For modern anglers it’s all about swimfeeders, bolt rigs and bite alarms. Yes they’re as clinically effective as a German footballer in a penalty shoot-out but, if like me, you prefer the beautiful game then it’s a float or nowt!

Don’t get me wrong, I do use legering techniques for tench but when it comes to sheer pleasure and hands-on involvement there’s nothing to beat watching a float. Traditionally tench anglers have used what is widely known as the lift method. Indeed it’s an effective way to catch tench and very simple to use. A short piece of peacock quill is attached bottom end only and set around a foot over depth using a sleeve of silicone rubber. A slightly bigger shot than the float can carry is fixed just 3 inches (7.5cm) from the hook. When cast out the shot sits on the bottom and the float lays flat but by tightening the line you can make it sit upright. When a fish takes your bait the float will either lay flat or sink completely. It really is as simple as that.

The term ‘lift float’ comes about because of how tench feed. They tip up vertically, heads down and tails wafting as they filter food from the silt. As they right themselves with your hookbait in their mouths the single shot is lifted and the float keels over. It’s dramatic and highly effective providing there’s little wind and you can fish at close range.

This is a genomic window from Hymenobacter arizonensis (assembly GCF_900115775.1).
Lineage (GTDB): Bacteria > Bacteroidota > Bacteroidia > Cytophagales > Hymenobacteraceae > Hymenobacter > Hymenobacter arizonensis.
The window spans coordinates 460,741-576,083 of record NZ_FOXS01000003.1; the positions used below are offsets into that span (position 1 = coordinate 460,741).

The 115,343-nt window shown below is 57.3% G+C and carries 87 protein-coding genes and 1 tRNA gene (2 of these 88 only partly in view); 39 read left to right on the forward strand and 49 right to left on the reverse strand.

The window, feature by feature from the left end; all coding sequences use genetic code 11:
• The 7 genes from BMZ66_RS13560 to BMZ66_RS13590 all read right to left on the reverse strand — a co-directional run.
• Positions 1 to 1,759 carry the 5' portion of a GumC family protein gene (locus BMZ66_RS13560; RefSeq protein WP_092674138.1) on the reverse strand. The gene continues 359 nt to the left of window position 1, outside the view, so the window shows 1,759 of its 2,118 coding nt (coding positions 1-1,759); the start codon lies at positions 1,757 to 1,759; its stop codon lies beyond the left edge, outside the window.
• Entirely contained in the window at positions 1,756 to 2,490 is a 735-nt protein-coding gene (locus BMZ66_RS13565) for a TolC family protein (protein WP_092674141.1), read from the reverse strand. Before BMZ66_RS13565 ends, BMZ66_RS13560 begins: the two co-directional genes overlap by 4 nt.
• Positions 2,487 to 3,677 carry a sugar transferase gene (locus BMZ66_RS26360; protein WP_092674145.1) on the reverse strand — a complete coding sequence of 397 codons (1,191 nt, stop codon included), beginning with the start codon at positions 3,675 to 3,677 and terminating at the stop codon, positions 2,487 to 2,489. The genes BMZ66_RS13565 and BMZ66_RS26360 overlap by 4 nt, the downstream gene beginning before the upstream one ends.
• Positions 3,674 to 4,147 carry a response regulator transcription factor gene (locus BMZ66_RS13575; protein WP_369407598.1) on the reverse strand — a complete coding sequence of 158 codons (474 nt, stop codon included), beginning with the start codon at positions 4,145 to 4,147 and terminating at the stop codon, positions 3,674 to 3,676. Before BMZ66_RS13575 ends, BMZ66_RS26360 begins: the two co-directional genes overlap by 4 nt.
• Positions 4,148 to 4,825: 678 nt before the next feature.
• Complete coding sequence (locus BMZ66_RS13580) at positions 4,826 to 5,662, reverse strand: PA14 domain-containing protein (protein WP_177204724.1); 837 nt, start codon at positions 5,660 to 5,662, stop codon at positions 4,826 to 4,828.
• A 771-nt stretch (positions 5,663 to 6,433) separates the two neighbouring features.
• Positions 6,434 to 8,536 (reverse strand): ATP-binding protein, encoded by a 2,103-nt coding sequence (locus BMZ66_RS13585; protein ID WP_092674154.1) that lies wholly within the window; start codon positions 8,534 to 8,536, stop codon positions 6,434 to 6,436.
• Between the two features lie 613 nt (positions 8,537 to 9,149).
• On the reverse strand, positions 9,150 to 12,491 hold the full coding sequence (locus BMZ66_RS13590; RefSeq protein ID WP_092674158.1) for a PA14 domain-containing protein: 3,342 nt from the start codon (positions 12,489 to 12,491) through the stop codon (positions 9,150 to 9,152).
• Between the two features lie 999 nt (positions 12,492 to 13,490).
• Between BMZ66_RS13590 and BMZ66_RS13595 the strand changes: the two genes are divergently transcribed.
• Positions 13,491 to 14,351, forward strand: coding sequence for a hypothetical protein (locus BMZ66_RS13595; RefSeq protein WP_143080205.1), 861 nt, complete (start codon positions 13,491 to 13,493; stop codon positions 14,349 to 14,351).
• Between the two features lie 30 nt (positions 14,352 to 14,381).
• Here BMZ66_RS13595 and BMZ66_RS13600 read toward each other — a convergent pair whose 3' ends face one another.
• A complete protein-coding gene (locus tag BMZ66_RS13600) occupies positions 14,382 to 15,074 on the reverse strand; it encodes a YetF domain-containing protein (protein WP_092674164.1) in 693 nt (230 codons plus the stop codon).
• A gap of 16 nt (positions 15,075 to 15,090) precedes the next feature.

Of course, with a chilly north wind blowing straight down the lake I stood no chance of keeping with tradition and this is where the modern twist comes into play and thanks to an ingenious float called the Drennan Driftbeater I could still use the lift method. The Driftbeater is not a new idea. The actual design has been around for decades and I used to make my own versions of them when I was still at school but the ones you can purchase in almost any decent tackle shop today are far superior.

Made with modern materials the Driftbeater features a very fine, flexible stem with a sight bob at the tip. This serves two purposes. One, it’s easy to see, but more importantly it will resist any drift caused by wind and wave action. The body of the float gives it ample weight carrying capacity which is bulked around two to 3 feet above the hook with a single AA shot 3 inches from the hook. I tend to have the float  sliding free on my line with a silicone float stop fixing the depth, as before about a foot over the actual depth.

Because the antennae on the float is so fine a feeding tench only has to mouth your bait for the float to rise dramatically Excalibur-like from the surface leading to heart-stopping moments. Seriously, it’s far more exciting than waiting for a bite alarm to sound and because the float is free-sliding on your line, when you strike you’re in instant contact with the fish.